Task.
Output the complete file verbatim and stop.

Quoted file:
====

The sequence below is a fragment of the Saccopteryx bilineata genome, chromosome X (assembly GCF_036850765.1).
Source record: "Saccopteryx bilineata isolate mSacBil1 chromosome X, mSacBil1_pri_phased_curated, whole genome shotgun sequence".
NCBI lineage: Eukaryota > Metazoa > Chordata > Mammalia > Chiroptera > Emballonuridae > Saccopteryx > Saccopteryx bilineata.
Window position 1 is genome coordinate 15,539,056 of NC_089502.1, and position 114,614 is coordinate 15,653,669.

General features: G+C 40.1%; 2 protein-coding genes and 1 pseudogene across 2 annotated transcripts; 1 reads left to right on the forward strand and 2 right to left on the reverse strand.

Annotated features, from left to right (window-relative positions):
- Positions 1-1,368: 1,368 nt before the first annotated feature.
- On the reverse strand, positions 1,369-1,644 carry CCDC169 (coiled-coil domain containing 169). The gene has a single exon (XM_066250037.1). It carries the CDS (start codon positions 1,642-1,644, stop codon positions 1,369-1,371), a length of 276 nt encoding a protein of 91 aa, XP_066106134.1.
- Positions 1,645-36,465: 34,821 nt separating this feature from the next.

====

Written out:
The sequence below is a fragment of the Saccopteryx bilineata genome, chromosome X (assembly GCF_036850765.1).
Source record: "Saccopteryx bilineata isolate mSacBil1 chromosome X, mSacBil1_pri_phased_curated, whole genome shotgun sequence".
NCBI lineage: Eukaryota > Metazoa > Chordata > Mammalia > Chiroptera > Emballonuridae > Saccopteryx > Saccopteryx bilineata.
Window position 1 is genome coordinate 15,539,056 of NC_089502.1, and position 114,614 is coordinate 15,653,669.

General features: G+C 40.1%; 2 protein-coding genes and 1 pseudogene across 2 annotated transcripts; 1 reads left to right on the forward strand and 2 right to left on the reverse strand.

Annotated features, from left to right (window-relative positions):
- Positions 1-1,368: 1,368 nt before the first annotated feature.
- On the reverse strand, positions 1,369-1,644 carry CCDC169 (coiled-coil domain containing 169). The gene has a single exon (XM_066250037.1). It carries the CDS (start codon positions 1,642-1,644, stop codon positions 1,369-1,371), a length of 276 nt encoding a protein of 91 aa, XP_066106134.1.
- Positions 1,645-36,465: 34,821 nt separating this feature from the next.